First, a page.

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John Wolcott, Editor
Dave Clark, Assistant Editor
Published: Friday, January 30, 2009

Economy delays Providence hospice project

Celebrating 30 years of community service for homebound and terminally ill patients, Providence Hospice and Home Care of Snohomish County had hoped to begin construction on a $10 million hospice inpatient center this year in south Everett.

Now the weakened economy has postponed the project for the next two years or more. It had been planned to open in 2010.

Director of Development Connie Wittren wrote in a Dec. 30, 2008 letter to supporters who had contributed to the project that the 18-year dream “for building a Hospice Care Center, a compassionate, home-like residence where hospice patients could live during their final stage of life” would have to be postponed.

The project drew $2 million in pledges and donations from supporters of the program. The organization was close to purchasing a 2-acre site in south Everett when the delay was announced by its parent organization, Providence Health Services in Seattle. An additional $3.5 million would have been needed to complete the project.

The state of the national economy and a weak stock markets cut deeply into the agency’s ability to arrange financing for four new projects, including the hospice center. Now, capital funds will not be approved until at least late 2009, sometime in 2010 or even later, said Dan Harris, chief financial officer for Providence Health & Services.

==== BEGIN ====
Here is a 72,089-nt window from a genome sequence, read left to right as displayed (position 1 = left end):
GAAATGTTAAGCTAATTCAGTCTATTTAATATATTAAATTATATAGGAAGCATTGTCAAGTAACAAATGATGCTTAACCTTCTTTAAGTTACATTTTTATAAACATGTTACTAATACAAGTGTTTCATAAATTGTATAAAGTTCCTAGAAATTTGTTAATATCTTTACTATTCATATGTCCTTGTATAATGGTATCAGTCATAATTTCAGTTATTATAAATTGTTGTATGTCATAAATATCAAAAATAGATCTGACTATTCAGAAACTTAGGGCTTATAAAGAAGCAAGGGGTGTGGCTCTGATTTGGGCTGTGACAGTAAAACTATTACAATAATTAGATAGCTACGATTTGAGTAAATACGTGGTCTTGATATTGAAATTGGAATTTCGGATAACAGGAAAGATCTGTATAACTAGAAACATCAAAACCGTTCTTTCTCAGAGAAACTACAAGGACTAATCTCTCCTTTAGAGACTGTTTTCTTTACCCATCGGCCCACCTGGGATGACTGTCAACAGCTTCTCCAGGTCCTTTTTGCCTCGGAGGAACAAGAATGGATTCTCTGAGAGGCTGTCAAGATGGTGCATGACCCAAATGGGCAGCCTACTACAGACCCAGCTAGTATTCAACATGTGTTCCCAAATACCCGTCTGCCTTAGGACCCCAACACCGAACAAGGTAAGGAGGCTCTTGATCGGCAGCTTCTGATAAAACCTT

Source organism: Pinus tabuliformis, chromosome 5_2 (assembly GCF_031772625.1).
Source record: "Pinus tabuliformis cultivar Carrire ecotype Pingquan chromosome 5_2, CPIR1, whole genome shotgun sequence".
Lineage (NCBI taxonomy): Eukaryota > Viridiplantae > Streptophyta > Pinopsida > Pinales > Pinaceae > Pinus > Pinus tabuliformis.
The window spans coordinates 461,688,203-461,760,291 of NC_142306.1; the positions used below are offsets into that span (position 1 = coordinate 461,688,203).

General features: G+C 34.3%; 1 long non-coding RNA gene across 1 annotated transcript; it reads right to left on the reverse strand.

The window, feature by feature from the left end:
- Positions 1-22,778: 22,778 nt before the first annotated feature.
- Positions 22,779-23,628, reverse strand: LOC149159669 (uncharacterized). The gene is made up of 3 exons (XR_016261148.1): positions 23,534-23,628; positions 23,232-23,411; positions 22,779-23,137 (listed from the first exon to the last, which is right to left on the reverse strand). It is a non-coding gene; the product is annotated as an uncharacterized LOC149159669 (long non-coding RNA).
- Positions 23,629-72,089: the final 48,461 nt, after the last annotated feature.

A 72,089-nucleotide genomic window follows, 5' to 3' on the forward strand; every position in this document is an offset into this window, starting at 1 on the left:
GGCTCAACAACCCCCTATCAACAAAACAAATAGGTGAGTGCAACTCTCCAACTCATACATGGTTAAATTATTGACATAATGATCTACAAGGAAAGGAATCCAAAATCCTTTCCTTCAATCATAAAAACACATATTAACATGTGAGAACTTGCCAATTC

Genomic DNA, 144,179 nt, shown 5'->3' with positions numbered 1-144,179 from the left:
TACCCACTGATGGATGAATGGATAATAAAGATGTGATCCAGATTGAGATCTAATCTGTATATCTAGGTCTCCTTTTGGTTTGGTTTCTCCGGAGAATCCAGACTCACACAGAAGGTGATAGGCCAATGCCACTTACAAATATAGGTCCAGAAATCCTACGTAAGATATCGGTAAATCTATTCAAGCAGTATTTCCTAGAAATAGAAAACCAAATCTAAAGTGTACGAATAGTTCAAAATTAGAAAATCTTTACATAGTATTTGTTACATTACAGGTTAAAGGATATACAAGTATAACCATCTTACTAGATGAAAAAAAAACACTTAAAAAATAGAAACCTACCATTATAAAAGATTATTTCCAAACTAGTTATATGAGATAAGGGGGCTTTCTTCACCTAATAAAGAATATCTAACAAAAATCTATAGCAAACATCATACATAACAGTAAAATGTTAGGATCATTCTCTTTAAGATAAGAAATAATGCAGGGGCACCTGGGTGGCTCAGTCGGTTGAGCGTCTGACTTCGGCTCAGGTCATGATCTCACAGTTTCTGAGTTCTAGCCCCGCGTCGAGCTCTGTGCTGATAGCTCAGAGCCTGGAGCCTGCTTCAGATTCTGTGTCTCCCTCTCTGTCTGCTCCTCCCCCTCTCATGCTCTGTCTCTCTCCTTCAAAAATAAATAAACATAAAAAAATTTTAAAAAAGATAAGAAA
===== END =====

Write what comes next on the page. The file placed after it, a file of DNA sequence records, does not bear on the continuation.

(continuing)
Postponing those projects, however, will ensure construction work continues on the $500 million expansion of Providence Regional Medical Center Everett, Harris said.

Executive Director Paula Beatty said the setback for the inpatient hospice center was disappointing because there is a need for those services. The hospice service, headquartered at 2731 Wetmore Ave., Suite 500 in Everett serves approximately 1,700 patients each year with individualized medical care, bereavement support, spiritual comfort, respite care and assistance with daily living activities.

The hospice and home care staff includes nurses, home health aides, medical social workers, chaplains, physical therapists, and speech and occupational therapists. Hospice services allow people with progressive, life-threatening illnesses to live their final months in their own homes, as well as to help non-terminal patients stay in their own homes.

Also, the hospice service will continue to provide care in homes, assisted living facilities or other types of residences and serve patients at both Providence Regional Medical Center in Everett and Stevens Hospital in Edmonds for people who are close to dying.

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